Animal agriculture is a major contributor of greenhouse gases involved in climate change. Current changes in the climate are driving a shift in weather patterns that will cause an increase in frequency and intensity of extreme weather events including heat waves, drought, heavy downpours, floods, hurricanes, wildfires, and winter storms. Consequences of the increased extreme weather events are far-reaching and are expected to substantially impact economic growth, human quality of life, and farmed animals. This Article discusses the connection between animal agriculture emissions and climate change. It examines climate change in several regions of the United States: the Southeast, the Midwest, and the West because while each region will experience drastic changes, the changes will differ greatly. This Article also talks about the federal protections and incentives in place for animal agriculture operations to operate regardless of their environmental impact and how the federal protections further insulate animal agriculture operations from the environmental damage they cause. It then explores options for how these protections can be altered to lessen the environmental impact of animal agriculture operations.
Oregon’s Concentrated Animal Feeding Operations: Air Quality as the Epicenter of Environmental Justice Issues & Regulatory Solutions
The expanding presence of the Confined Animal Feeding Operation (CAFO) in Oregon implicates several environmental justice issues—issues where the environmental harms of an industry disproportionately impact low-income Black and Indigenous communities and communities of color generally—including neighborhood pollution, workers’ rights, water wars, global hunger, and climate crisis. This Comment argues that air emissions are the epicenter of these environmental justice issues, specifically in the form of local neighborhood pollution, farmworker workplace contamination, and greenhouse gas emissions that contribute to the global climate crisis. Accordingly, this Comment argues that air emissions are also the epicenter of regulatory solutions to remedy these environmental injustices. It argues that the most relevant pathway toward heightened checks on CAFO operations lies in air emissions regulation, under the federal Clean Air Act and Oregon state legislation. With the legislative changes advocated for in this Comment, new and existing CAFO operations would have to
significantly adjust their practices to remain legally operative. However, CAFOs could also choose to adjust their practices if compliance with regulation proves to be too expensive, creating the need to de-classify themselves from categories subject to those regulations in the first place (such as major sources of pollution or even CAFOs at all). Ultimately, whichever method CAFO operators choose would likely have its own positive corresponding effects for environmental justice communities.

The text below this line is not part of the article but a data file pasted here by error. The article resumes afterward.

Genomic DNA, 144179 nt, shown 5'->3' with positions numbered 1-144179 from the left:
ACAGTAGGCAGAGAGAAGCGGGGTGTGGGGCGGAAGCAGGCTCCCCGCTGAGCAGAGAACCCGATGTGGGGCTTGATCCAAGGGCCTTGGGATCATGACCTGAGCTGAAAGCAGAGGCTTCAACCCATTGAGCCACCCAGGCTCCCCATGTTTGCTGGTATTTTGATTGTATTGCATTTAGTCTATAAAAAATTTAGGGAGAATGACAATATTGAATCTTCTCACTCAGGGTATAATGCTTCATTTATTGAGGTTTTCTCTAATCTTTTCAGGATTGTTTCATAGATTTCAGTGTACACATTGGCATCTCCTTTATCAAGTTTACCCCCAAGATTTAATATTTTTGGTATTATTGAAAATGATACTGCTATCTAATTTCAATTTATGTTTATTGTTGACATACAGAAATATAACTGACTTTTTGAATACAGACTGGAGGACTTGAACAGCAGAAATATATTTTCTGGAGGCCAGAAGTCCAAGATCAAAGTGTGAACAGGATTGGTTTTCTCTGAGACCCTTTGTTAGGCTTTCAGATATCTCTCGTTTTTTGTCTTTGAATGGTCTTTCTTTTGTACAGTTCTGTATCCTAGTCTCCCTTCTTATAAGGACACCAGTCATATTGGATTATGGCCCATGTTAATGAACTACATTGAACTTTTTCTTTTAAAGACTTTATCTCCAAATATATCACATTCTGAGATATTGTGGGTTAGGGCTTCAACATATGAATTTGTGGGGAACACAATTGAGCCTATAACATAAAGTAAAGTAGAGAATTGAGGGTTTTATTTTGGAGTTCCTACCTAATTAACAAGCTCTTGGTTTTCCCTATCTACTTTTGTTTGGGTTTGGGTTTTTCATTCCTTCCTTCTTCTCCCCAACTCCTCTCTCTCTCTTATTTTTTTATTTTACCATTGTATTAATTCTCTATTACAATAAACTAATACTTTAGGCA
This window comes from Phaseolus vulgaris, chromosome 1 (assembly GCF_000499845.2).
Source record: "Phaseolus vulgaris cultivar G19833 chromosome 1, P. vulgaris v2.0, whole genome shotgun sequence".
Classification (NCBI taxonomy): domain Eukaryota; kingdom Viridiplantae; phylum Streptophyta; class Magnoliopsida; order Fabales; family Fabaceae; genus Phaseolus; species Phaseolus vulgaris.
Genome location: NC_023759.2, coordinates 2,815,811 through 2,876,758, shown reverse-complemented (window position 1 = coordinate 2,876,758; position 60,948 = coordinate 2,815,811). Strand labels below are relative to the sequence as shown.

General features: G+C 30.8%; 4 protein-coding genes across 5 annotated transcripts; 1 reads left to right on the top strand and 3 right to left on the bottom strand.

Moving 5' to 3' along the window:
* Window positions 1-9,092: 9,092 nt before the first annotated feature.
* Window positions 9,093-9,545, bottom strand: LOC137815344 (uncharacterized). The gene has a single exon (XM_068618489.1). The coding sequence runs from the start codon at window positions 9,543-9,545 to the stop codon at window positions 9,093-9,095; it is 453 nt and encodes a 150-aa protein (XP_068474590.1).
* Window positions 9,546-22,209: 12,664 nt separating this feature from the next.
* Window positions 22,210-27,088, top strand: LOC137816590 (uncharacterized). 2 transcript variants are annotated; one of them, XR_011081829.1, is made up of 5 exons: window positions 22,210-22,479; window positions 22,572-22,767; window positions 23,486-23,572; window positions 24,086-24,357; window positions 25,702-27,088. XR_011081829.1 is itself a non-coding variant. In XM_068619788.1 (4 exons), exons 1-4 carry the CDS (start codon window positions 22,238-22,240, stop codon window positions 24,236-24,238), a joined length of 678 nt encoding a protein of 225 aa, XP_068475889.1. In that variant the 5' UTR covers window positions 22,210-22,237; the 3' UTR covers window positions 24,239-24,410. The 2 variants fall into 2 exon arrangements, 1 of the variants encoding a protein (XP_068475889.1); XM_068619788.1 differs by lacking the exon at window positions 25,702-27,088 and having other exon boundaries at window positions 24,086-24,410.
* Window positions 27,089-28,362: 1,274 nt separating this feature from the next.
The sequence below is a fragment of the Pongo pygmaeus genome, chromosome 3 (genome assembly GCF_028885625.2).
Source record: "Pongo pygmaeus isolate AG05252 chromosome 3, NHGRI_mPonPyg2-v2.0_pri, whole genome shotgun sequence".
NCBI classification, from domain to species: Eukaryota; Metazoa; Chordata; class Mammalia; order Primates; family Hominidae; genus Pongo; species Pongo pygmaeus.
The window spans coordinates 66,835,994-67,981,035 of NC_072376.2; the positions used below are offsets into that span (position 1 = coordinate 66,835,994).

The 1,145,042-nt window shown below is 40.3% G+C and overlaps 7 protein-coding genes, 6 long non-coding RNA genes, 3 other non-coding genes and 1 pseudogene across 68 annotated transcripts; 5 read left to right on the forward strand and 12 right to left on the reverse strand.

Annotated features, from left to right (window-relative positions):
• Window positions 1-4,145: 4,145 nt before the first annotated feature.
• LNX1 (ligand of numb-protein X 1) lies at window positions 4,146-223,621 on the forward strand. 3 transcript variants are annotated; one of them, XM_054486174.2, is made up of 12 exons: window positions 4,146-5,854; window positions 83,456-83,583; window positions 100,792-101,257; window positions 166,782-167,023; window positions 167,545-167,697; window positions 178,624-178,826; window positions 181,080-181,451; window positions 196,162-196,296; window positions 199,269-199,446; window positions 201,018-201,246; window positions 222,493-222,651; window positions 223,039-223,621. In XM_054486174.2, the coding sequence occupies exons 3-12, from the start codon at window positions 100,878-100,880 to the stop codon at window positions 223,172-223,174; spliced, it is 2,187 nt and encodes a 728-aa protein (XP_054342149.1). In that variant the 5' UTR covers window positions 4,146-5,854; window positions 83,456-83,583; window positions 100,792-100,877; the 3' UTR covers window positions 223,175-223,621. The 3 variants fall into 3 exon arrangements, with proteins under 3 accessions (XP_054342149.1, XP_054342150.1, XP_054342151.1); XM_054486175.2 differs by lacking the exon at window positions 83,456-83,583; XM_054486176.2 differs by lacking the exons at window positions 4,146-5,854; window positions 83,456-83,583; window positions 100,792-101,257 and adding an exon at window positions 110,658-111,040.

Fire Management in a Climate Changed World: Opportunities for the Biden Administration Under the National Environmental Policy Act
With dramatic photographs of massive fires blazing through human communities across the western United States, perennially gracing the news each summer, wildfire in the face of climate change has become a hot topic in popular culture in recent years. The forest management community, in contrast, has long debated how best to safely and effectively manage fires in a way that protects human lives and property while also preserving ecological stability in western United States forests. In the absence of a fully settled solution, the Ninth Circuit’s recent decision in Bark v. United States Forest Service (USFS) demonstrated the importance of the National Environmental Policy Act (NEPA) in ensuring that the USFS at least fully and transparently considers all relevant factors when assessing the relationships between a forest management decision, wildfire, and climate change. The Trump administration’s rescission of the 1978 NEPA regulations and the Obama administration’s 2016 Final Guidance for Federal Departments and Agencies on Consideration of Greenhouse Gas Emissions and the Effects of Climate Change in National Environmental Policy Act Reviews (2016 GHG Guidance), however, severely undercut federal agencies’ obligations to consider climate change and incorporate meaningful opportunities for public participation in its environmental analyses of major federal actions. This Chapter proposes that, to provide support for USFS to better manage forests and fires in a way that builds adaptive resilience and thus better protects both human and ecological communities in the long term, the Biden administration should repromulgate the 1978 NEPA regulations and the 2016 GHG Guidance. The Chapter highlights components of these policies that are particularly useful for managing fire in a climate-changed world, and suggests possible improvements to better equip USFS to make intelligent and informed decisions around forests, fires, and climate change.
Wars, Walls, and Wrecked Ecosystems: The Case for Prioritizing Environmental Conservation in a National Security-Centric Legal System
Skye M. Walker
Maintaining a strong military. Furthering national security by securing the skies, seas, and borders. Promoting peace and order by using tear gas to diffuse chaotic and potentially dangerous situations. To the U.S. government, these are laudable objectives—objectives that often outweigh other policy goals such as environmental conservation. As a result, U.S. laws are ridden with exemptions and waivers that allow the Department of Defense and Department of Homeland Security to bend, if not entirely circumvent, environmental requirements. Unsurprisingly, the U.S. Supreme Court, the Ninth Circuit Court of Appeals, and U.S. District Courts within the Ninth Circuit have commonly rejected claims challenging the legality of military operations under environmental laws such as the National Environmental Policy Act, showing exceptional deference to the Armed Forces. This response from Congress and federal courts enabled the destruction of ecosystems and the acceleration of climate change, with few legal repercussions for the parties responsible. While pushing back against exemptions and military super-deference are important objectives, one additional opportunity may inspire change more quickly and produce effective results, namely, reforming the Department of Defense’s and Department of Homeland Security’s budgets to include greater appropriations for environmental work. The time is now to seek justice for the environment, and it need not come at the cost of jeopardizing national security or military preparedness.